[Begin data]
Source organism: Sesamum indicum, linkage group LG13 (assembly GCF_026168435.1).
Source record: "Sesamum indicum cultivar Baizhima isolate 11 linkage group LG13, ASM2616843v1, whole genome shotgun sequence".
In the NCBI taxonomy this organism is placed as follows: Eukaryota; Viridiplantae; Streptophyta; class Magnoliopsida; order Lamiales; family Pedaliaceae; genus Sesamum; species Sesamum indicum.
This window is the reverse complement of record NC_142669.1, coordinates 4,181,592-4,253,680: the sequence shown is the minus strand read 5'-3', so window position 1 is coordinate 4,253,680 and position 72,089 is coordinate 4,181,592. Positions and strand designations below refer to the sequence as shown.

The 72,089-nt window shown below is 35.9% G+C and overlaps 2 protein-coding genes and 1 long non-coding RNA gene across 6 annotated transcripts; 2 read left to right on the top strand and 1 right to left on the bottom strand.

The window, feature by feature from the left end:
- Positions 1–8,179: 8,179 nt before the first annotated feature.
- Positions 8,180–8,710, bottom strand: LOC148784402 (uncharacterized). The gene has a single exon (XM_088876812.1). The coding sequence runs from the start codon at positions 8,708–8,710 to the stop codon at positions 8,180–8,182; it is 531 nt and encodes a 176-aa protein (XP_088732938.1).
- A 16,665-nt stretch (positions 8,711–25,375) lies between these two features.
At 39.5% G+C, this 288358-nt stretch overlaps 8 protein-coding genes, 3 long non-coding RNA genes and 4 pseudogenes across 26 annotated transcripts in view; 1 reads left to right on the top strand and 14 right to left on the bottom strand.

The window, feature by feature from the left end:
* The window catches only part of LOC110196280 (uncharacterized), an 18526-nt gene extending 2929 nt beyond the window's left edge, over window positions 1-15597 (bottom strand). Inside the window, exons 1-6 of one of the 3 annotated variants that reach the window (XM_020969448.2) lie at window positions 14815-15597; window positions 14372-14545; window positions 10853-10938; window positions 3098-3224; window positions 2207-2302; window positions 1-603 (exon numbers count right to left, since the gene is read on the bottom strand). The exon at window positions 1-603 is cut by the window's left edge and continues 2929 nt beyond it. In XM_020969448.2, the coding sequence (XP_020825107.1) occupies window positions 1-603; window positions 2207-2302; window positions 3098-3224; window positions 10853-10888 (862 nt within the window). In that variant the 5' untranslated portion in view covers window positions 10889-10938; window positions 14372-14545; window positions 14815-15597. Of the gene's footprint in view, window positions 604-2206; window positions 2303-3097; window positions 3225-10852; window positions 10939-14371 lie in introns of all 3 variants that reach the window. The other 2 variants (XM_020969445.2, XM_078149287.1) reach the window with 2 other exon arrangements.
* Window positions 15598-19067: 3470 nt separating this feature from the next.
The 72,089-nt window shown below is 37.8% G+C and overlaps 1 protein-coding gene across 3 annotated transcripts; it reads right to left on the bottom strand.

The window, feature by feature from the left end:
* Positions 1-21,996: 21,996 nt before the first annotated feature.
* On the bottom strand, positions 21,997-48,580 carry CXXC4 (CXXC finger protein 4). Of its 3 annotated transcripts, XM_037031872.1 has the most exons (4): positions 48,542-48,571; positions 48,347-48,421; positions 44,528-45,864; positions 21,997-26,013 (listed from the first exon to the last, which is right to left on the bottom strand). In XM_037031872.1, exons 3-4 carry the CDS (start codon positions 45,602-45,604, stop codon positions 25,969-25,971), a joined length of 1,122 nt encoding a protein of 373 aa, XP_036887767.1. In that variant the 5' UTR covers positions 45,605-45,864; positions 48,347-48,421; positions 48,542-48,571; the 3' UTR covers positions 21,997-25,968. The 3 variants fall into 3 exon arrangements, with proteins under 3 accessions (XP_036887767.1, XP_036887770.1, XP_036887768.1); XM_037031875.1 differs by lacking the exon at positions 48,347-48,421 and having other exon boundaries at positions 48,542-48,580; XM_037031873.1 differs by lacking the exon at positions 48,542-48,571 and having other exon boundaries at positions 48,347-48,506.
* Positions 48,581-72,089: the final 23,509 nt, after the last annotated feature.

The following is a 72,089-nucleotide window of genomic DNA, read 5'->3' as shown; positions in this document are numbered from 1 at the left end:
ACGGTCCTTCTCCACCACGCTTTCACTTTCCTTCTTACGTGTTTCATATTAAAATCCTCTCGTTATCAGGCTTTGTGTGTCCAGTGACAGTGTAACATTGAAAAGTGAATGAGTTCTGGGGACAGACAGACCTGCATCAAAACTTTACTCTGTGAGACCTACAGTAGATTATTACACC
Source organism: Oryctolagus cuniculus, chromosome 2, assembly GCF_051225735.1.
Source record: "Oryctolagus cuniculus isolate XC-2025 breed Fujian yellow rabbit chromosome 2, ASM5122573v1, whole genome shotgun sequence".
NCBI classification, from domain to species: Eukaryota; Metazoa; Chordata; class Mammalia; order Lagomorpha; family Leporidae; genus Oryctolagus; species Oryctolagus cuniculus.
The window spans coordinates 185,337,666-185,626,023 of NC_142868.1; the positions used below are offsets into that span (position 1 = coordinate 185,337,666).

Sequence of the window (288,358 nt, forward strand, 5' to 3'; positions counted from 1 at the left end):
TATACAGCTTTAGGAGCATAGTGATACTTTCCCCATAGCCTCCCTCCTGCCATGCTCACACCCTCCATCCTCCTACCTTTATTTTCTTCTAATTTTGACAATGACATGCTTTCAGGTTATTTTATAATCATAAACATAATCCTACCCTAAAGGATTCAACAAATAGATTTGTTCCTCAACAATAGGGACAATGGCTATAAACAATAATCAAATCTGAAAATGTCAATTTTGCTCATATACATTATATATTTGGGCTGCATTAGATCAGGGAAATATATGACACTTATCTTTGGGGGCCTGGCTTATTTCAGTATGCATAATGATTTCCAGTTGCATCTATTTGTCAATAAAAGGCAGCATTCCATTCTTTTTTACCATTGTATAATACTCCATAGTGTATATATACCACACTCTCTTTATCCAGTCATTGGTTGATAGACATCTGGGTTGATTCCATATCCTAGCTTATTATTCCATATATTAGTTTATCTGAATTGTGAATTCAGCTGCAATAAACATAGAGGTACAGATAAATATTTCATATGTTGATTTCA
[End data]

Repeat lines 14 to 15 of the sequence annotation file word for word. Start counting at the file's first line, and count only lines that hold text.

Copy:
The 72,089-nt window shown below is 37.8% G+C and overlaps 1 protein-coding gene across 3 annotated transcripts; it reads right to left on the bottom strand.

The window, feature by feature from the left end: